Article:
State and local governments across the country—especially those with high property taxes—have been toying with the idea of municipal consolidation to create efficiencies in city services and to save taxpayers money. A new report, however, has dumped cold water on that idea, finding that consolidation does not actually save much, if any, money.
The report, entitled “Size May Not be the Issue,” came out of the Bloustein School of Planning and Public Policy at Rutgers University, and is authored by Raphael J. Caprio and Marc H. Pfeiffer. It looks at two widely held beliefs of New Jersey municipal consolidation proponents: (1) that New Jersey has too many municipalities, and (2) that smaller municipalities are more expensive than larger ones.
Caprio and Pfeiffer found that New Jersey actually ranks towards the bottom on the ratio of governments to population— ranking 34th out of the 50 states—and that the cost per capita of municipal government does not correlate to the size of the cities.
Instead, the authors find that there are other factors that make a far greater difference in the cost of city governments, namely, which New Jersey Department of Education District Factor Group (DFG) each city falls into, and how the city is categorized according to the New Jersey State Police Uniform Crime Reports (e.g. rural, suburban, urban).
The DFG works as a surrogate for the socioeconomic status of a city or district and takes into account the educational achievement of the adult population, poverty rate, unemployment rate, and median income, among other factors. The study found that the highest cost cities come from the highest socioeconomic group, followed by the lowest socioeconomic group as the second most expensive.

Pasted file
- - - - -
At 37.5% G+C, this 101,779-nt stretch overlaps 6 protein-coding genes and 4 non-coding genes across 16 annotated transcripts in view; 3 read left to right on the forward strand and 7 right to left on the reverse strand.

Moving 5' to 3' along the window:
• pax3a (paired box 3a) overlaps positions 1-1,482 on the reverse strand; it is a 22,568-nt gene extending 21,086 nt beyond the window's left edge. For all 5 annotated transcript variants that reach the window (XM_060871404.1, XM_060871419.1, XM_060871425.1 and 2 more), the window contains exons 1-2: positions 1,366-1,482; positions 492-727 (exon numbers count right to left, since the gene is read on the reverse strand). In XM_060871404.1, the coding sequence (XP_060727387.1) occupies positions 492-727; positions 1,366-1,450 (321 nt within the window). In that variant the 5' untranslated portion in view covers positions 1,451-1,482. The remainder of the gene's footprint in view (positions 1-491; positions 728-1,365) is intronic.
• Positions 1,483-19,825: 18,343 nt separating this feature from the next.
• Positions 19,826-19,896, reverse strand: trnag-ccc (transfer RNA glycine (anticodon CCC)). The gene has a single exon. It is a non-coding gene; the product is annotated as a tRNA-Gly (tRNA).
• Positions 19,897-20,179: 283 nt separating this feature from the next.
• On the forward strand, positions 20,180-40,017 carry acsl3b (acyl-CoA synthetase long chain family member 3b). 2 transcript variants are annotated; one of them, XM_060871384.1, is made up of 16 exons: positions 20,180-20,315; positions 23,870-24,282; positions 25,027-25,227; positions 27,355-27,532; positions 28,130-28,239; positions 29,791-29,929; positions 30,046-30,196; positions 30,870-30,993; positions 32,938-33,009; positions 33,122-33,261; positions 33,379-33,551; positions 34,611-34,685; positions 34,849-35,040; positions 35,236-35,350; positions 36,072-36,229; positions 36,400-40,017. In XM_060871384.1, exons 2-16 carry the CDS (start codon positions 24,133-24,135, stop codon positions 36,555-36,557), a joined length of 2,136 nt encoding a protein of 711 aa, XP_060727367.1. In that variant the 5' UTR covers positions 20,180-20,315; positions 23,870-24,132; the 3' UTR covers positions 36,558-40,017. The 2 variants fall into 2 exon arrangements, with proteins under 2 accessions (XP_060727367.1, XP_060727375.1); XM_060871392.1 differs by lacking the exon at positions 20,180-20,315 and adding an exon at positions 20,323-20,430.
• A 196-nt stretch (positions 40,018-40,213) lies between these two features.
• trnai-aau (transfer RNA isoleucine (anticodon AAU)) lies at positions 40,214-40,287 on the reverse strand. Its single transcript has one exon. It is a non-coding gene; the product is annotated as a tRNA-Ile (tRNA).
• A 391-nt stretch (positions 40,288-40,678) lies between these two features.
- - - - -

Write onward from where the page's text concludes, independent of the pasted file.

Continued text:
Regarding the Police Uniform Crime Report categories, the study found that the most costly municipalities are those located in “rural” and “rural center” areas. One of the reasons for this is that large proportions of rural and rural center areas receive state-provided police and public safety services, which would be one of the largest costs to a municipal government.
These two factors have a much greater impact on city costs than the sheer size of the city. The report concludes that consolidating small cities will have only a nominal impact on the property taxes of residents, if at all.
The authors urge policymakers to “focus on the underlying problem that ‘consolidating our way to savings’ is intended to solve,” such as high government costs and the high taxes to pay for them.
Either way, this report should cause policymakers who present consolidation as a panacea to high tax bills to second guess this policy option.
Continue the conversation on Bloomberg BNA’s State Tax Group’s LinkedIn page: What factors other than tax savings should be taken into account before cities consolidate?
By: George Lynch
Follow BBNA on Twitter: @BBNAtax
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